Category Archives: Britain (dysfunction)

England, corrupting England

Britain’s baneful effect on the Jamaican spirit

What has England done to them that they should turn out thus?

Dalrymple writes that whenever he has a patient who belongs to the first generation of Jamaican immigrants,

I cannot help but ask myself what England has done to the Jamaicans.

How, he wonders,

has such a charming and humorous community been turned into the sullen, resentful people that so many of their children (or grandchildren) seem to be today?

The males, in particular, are

possessed of an arrogant sense of radical entitlement that renders them almost extraterritorial both to the laws of the land and the laws of good manners.

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In England, inner emigration is the only option for decent people

Britishers, writes Dalrymple, are

more comprehensively surveyed as they go about their daily business than the poor Soviets ever were.

The surveillance

is intended not to protect or deter, but to intimidate.

There is in Britain, he notes,

a nomenclatura who wield great and irresponsible power, whose life is distant from that of the great majority of citizens. As in the Soviet Union, they do not own the state institutions in which they work, but they have the usufruct of them. Their privileges are wildly out of proportion either to their merits or to the privileges that others enjoy. The first-class carriages of trains, for example, are almost exclusively for their use.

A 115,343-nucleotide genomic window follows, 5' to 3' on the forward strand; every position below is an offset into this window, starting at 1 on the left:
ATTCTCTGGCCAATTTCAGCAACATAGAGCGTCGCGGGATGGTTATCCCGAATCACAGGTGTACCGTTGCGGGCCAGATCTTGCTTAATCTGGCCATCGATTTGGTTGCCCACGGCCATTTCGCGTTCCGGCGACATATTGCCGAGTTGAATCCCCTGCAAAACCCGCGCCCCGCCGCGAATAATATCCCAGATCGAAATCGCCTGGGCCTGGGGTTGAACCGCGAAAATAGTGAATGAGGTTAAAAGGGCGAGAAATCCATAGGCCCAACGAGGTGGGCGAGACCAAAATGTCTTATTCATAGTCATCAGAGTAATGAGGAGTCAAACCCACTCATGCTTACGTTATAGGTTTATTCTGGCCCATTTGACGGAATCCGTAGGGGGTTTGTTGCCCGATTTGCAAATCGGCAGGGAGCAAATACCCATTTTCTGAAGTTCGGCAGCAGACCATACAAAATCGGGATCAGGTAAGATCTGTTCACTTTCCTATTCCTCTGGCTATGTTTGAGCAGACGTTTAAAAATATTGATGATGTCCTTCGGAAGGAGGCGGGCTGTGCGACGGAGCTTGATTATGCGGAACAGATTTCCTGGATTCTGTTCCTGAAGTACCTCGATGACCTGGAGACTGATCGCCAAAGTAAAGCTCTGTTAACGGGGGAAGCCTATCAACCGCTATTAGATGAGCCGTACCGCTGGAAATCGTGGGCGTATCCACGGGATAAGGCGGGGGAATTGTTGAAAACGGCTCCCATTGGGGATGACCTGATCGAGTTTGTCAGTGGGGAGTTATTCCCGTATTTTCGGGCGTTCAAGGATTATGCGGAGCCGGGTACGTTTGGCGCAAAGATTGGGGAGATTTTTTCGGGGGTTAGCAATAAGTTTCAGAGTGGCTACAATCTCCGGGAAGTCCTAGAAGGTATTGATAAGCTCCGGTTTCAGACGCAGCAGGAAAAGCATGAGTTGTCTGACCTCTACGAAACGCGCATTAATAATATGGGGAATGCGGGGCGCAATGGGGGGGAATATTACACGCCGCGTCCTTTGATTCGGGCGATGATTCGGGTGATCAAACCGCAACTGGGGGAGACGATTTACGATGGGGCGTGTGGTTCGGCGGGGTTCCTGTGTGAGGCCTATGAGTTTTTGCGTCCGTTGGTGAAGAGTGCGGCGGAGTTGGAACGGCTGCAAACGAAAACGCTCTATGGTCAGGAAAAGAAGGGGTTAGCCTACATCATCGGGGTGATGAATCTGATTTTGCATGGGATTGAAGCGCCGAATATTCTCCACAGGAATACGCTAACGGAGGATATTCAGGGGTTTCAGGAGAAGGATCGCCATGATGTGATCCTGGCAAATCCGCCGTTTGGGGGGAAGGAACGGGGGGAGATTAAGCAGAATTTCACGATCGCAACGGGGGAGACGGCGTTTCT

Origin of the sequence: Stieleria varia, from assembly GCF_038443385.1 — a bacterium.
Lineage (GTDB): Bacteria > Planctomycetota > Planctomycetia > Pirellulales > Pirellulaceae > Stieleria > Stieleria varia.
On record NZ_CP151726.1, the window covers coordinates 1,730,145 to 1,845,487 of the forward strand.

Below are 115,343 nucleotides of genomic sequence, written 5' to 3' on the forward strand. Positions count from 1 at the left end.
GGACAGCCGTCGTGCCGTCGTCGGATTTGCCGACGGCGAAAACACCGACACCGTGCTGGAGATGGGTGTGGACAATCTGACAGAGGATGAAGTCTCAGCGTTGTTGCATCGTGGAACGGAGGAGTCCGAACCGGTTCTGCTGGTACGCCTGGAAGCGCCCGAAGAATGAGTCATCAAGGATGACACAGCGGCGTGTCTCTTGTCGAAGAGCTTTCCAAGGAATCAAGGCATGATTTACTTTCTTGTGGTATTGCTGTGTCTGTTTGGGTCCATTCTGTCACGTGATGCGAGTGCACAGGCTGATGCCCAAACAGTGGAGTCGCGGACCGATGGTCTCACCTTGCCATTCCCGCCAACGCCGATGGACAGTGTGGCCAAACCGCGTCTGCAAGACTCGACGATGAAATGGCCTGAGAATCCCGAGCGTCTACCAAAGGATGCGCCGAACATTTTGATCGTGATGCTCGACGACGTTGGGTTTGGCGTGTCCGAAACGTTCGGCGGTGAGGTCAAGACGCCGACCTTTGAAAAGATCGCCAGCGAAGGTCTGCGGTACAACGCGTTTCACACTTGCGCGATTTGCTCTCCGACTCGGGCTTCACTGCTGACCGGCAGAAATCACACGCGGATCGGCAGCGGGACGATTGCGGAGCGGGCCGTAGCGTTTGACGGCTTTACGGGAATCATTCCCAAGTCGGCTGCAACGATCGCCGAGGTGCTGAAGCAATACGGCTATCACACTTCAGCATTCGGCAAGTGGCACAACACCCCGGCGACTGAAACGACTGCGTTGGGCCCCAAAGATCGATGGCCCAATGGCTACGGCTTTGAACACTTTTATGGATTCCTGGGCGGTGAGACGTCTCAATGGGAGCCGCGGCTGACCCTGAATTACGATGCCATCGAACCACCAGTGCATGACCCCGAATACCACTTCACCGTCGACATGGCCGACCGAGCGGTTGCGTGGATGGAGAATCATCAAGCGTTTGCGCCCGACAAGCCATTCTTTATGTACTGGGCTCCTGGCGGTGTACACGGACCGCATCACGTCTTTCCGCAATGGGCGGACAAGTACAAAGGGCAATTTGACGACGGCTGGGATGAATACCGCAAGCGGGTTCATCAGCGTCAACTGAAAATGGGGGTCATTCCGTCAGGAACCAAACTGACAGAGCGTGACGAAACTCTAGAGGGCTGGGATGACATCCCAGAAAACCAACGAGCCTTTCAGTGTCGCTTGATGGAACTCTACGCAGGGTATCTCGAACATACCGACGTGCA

Sovietisation

Dalrymple points out that England has become

a propaganda state. No matter what economies are imposed on those parts of the public services that deliver services to the public, there is always time enough and money enough in state institutions for the production and distribution of glossy propaganda to the workers who receive it compulsorily (for they are never asked whether they want it or not).

As in communist countries, the purpose of the propaganda

is not to persuade, much less to inform, but to violate the probity of the recipient, who has neither the energy nor the courage to protest against its lies, and therefore becomes in some way complicit in them. The more untrue the propaganda is, the more at variance with the lived experience of those who are subjected to it, the better, for the more completely it destroys the integrity of the recipient, rendering him docile.

Therefore, at the very time when hospitals are under threat of closure,

the staff receive glossy handouts portraying them as happy and smiling, at one with the management, just as Soviet peasants were portrayed feasting at tables groaning with produce at the height of famine.